Literary Podcasts

With my week off from the literary life to focus on preparation for the Bazaar Bizarre, we spent quite some time listening to podcasts. Primarily we listened to geeky podcasts from Boston and podcasts from former Tech TV hosts. (Not to say Leo Laporte isn't still on G4.)

So imagine my surprise to find this list of literary podcasts from Ed Champion.

I think I'll add some of these to my downloads and listen to them on Monday as I trudge to my cave of 10,000 e-mail messages.


More on Google Print- Salon and the EFF

Here are a few more articles to add to the ever growing, but nowhere near comprehensive collection on the rise of Google Print, Amazon, Internet Archive's funding from Yahoo and MSN and Random House's Press Release.

First off, this older link with several different views on Google Print.

Then there's Random House's announcement on how they will handle these new services. They seem to be going the digital permissions route rather than the more common electronic right or electronic distribution designation. (PDF warning)

Let's see what else I missed while catching up from Frankfurt and going on vacation. . . .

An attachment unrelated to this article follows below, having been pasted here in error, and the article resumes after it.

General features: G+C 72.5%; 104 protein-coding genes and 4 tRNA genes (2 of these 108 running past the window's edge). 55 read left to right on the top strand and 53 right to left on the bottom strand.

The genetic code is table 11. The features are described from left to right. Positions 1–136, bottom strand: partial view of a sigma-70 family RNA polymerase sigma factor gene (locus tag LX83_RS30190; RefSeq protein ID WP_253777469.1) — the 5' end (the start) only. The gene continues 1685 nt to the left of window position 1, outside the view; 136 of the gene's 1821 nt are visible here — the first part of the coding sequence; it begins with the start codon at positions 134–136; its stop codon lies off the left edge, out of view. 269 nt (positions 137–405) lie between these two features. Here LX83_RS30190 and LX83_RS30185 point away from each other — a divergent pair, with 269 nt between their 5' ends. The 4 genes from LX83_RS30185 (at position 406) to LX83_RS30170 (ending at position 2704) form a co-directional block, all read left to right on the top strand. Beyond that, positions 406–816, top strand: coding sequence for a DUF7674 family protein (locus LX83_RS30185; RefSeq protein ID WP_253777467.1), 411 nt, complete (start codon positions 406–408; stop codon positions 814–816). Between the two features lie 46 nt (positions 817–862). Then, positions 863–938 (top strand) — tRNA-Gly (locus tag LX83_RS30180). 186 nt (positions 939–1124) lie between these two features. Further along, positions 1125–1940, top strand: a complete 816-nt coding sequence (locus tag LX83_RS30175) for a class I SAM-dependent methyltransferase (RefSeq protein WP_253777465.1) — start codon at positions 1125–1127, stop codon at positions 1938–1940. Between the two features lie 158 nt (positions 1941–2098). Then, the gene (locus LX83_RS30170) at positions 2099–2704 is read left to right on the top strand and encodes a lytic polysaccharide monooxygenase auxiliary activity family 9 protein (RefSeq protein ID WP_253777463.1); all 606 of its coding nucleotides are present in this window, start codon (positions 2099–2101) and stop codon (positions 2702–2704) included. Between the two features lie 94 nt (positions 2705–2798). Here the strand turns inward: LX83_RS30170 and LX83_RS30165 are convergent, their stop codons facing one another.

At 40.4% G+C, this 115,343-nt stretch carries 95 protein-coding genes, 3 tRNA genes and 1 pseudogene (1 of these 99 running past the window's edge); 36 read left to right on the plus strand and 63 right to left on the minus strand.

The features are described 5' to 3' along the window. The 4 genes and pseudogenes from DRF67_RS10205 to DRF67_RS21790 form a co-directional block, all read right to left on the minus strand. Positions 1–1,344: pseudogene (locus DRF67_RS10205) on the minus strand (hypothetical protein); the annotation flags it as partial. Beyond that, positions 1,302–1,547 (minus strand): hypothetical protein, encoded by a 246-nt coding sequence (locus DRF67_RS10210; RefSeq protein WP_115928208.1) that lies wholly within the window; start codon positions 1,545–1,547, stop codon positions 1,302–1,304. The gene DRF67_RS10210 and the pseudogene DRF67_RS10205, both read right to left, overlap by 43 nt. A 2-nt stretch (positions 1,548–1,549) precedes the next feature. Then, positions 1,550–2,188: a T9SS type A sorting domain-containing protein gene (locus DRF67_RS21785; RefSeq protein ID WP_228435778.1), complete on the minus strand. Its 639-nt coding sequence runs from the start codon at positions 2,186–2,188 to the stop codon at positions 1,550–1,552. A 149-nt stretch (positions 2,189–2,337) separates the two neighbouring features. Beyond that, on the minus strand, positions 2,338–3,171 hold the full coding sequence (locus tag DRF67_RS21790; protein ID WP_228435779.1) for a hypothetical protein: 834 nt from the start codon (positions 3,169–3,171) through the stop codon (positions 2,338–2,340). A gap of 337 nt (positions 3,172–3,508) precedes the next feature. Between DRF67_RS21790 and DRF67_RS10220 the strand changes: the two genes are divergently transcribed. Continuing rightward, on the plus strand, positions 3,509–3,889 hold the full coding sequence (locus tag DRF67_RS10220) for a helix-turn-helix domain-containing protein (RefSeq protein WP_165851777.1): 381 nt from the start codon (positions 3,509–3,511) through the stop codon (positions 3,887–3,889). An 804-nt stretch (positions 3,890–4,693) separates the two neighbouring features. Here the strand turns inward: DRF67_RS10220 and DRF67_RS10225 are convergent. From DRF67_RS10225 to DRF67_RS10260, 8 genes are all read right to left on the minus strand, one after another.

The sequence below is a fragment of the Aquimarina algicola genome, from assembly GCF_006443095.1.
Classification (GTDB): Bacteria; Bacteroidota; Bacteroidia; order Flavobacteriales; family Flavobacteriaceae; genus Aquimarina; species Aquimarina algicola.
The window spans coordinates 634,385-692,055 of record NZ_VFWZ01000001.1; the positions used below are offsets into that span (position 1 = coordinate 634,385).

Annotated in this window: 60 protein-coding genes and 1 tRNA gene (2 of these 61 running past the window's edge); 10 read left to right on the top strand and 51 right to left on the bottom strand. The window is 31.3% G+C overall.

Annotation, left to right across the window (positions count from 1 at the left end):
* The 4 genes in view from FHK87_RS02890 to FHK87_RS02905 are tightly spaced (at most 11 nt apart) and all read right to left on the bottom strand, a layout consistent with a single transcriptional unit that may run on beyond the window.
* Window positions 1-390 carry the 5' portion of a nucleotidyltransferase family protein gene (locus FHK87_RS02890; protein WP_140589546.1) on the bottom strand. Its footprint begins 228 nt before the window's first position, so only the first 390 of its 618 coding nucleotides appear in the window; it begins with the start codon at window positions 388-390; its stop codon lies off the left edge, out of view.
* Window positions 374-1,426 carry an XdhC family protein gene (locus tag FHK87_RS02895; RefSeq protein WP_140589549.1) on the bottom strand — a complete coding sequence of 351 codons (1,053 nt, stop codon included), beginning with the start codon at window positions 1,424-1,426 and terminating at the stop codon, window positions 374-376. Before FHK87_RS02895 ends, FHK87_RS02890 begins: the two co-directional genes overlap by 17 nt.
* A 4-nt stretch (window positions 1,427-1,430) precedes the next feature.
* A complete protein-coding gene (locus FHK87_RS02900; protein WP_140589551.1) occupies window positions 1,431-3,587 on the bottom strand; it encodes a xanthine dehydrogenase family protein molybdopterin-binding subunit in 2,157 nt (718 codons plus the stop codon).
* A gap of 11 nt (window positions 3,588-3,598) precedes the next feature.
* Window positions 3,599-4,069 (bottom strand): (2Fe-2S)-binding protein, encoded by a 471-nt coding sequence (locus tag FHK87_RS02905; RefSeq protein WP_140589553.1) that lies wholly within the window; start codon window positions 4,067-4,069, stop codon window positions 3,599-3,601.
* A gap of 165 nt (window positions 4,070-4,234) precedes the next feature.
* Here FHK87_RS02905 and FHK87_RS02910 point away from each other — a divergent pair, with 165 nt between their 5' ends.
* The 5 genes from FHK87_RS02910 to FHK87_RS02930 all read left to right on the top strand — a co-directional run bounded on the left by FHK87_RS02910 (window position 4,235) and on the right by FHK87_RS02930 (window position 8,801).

There's Amazon's announcement (finally) on a pay per page electronic view of books.

Then there's this story from Salon that takes a look at the argument.

And finally there's this announcement from boingboing on a forum at the New York Public Library -THE BATTLE OF THE BOOKS.

So between Amazon, Random House and Google Print we have 3 different ways to monetize (in a manner of speaking) page hits of actual books.

We also see lawsuits a-plenty for Google Print.

Real quick thoughts on the subject-

What about song lyrics and poems? Both separate and used within books that Amazon is scanning. Fair use on poems and songs doesn't really exist.

So Google is now becoming a content provider? No longer content to just point you to a site, they're actually scanning and providing content under the Google domain. Does this change any understanding of fair use?

There's gonna be a lot more in the coming days as more publisher's start to freak out and write rules for services that have yet to be actualized and used by people. Can you imagine what it would be like once these services are actually at a level where people can use them? Yeah, cue the crickets for a while.


Digitizing books and (not) taking names

While I've been spending countless hours in an attempt at creating a policy on electronic uses of books (or at least some kind of map for the real policy makers to use), booksquare.com has been kicking ass in keeping up-to-date on the daily (sometimes hourly) announcements in publishing as well as the other copyright issues that are happening outside of publishing. All the entries from November 3 to November 11 are pitch-perfect in their covering of Microsoft, Open Library, Amazon, and the orphaned works.